On a cold, rainy afternoon last October, I stood under the canopy of a red-leafed sugar maple in Yosemite Valley and watched tiny drops of rain fall from a cluster of leaves. My camera, equipped with a macro lens, was mounted on a tripod, and I held a cable release at the ready.

I missed more drops than I captured, but I didn't mind. For that hour, time stopped, and I was alone in a world of color and light.

I added the photos from that day to a growing collection of pictures of the four seasons of Yosemite National Park. You can see a slide show of those photographs at

Before you begin, let me warn you about something: I am not objective about Yosemite. I can't be. My view of this natural marvel has been shaped by more than 50 years of visits, starting when I was a kid growing up in Southern California. We'd lash the luggage to the roof and tie a canvas water bag to the front grille, an old-time way to keep an emergency supply of water in case the radiator overheated. We'd roll down the windows -- the car wasn't air-conditioned -- and soon Whittier was a smoggy smudge behind us.

A few hours into the trip -- about the same time the increasing heat melted the crayons into colorful puddles on the back seat -- my older sister, Susan, and my younger sister, Nancy, would start getting carsick, and nerves would begin to fray.

But just past Fresno, as we started the trek north into the foothills of the Sierra and pine trees began to dominate the landscape, our anticipation shifted our mood again. On Highway 41, just past the ranger station, we would make the long, winding drive toward Yosemite Valley and arrive at the entrance to the Wawona Tunnel. Framed by the jagged edges of the tunnel walls, the grand vista of Yosemite Valley unfolded like a giant painting. My stern-faced mechanical engineer father turned into a happy-go-lucky kid, honking the horn and ... smiling.

Even as a child I knew this was a special place. The giant granite spires, monoliths and waterfalls. The clean air. The icy Merced River. The tourist-friendly deer by day, the trash-can-lid-clanking bears by night.

We usually stayed in the smelly old canvas tent cabins in Curry Village. It wasn't luxury, but it was pure heaven. We played countless games of cards and laughed when my dad changed the rules when he started to lose.

I've never broken the Yosemite habit. My wife and I practically raised our sons in Yosemite, sampling every season. We have come here for countless birthdays, special events and an amazing snow-bound Christmas. We have celebrated weddings, hiked many of the trails and have a circle of friends who hold the same love for this place.

But I'd never had a chance to study it until now.

This photographic journey started with a vacation in spring 2009. I made some pictures of the waterfalls, streams and dogwood blooms and pitched a springtime story to the photo editors. They liked it and asked whether I would like to create a photo essay of the four seasons. Thus began the project of my dreams.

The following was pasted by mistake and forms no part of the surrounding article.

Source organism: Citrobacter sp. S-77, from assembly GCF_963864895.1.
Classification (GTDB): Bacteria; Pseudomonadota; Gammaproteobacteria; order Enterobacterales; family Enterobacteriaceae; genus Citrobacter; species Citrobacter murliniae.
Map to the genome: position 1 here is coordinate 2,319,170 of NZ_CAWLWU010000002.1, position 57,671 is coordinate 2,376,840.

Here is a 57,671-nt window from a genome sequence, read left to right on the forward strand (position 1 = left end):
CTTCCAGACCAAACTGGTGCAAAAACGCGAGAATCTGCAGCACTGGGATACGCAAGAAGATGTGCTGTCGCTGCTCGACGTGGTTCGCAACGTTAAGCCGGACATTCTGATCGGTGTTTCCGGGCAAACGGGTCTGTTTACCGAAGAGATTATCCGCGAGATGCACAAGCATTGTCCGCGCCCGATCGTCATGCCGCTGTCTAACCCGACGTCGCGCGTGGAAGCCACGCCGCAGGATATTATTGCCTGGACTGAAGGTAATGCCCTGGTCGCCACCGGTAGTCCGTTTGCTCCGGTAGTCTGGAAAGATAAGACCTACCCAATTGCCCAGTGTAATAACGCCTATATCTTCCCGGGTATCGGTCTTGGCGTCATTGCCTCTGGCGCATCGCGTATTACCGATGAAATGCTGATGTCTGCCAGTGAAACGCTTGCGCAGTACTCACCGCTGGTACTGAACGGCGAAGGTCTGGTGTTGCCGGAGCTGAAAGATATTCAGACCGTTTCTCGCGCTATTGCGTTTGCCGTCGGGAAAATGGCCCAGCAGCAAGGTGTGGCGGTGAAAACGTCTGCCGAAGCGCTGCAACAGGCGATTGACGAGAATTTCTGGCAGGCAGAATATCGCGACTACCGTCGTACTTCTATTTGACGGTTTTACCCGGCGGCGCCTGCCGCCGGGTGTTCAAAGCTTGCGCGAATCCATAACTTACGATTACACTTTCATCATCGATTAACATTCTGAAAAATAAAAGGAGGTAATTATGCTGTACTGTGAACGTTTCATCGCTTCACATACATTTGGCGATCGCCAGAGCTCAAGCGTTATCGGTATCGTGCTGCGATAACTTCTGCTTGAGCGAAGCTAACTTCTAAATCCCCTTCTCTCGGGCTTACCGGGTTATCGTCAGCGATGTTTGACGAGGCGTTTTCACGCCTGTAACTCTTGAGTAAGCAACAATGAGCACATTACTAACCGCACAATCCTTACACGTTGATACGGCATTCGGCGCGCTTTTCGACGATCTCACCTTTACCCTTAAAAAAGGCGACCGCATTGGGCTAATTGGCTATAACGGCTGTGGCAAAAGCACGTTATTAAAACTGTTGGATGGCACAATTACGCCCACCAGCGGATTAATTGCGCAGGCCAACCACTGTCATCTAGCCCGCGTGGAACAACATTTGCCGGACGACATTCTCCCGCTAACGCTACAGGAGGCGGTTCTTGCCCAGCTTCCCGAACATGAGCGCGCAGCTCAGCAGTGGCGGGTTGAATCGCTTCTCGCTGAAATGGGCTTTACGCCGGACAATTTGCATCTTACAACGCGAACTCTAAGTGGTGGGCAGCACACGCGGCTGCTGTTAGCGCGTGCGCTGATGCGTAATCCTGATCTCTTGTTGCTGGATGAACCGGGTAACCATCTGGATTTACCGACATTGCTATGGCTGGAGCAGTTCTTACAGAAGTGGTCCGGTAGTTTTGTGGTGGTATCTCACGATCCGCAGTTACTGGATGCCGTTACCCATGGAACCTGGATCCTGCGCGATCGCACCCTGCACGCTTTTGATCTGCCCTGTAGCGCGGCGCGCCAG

During the year, I witnessed the cycle of life in Yosemite. For the first time in all my trips to the park I was able to walk down a familiar path, stand very still and study the nature around me. I felt the breezes, analyzed the light, listened to the sounds of the rivers and falls and tried to capture the images that moved me.

The seasons unfurled during a dozen car trips north. I saw the leaves bud, then burst forth, smearing the sky with a vivid green. As the year progressed, they turned gold, then withered and dropped. A bracken fern stirred and sprouted in the spring, and I was lucky enough to return and watch its transformation to gold, then silver when winter encrusted with it with ice.

In fall, though, Yosemite doesn't generate the kind of buzz that other leaf-peeping spots enjoy. The fall colors in New England and the quaking aspen in Colorado are breathtaking, to be sure. Yosemite, though, has a more subtle but no less enthralling way of showing its change of seasons.

It's a gradual transition. There is no single week in which all the colors change.

The showiest spots are scattered throughout the valley, a tree here, a field of ferns there. By mid-October, the giant maple tree across from the chapel on Southside Drive turns from orange to bright red. The leaves of the dogwood and other broadleaf trees around the Pohono Bridge become a sea of red and yellow. A few hundred yards down the road at Fern Spring, yellow maple leaves blanket the cascades of the gentle waterway.

In the middle of Cook's Meadow, the giant elm, arguably the best known tree in the park, will turn yellow and orange. As autumn marches on, a slight mist forms on the ground, and the air takes on a chill. The number of visitors begins to dwindle, and the leaves start to blanket the ground.

The California black oak tree, like a giant, arcing wave above and behind the chapel, will brighten to yellow and form a perfect backdrop for the old wooden structure. By November the colors begin to fade. Storms swing into the area, a few snowfalls occur and the transition into winter is under way.

I will be back.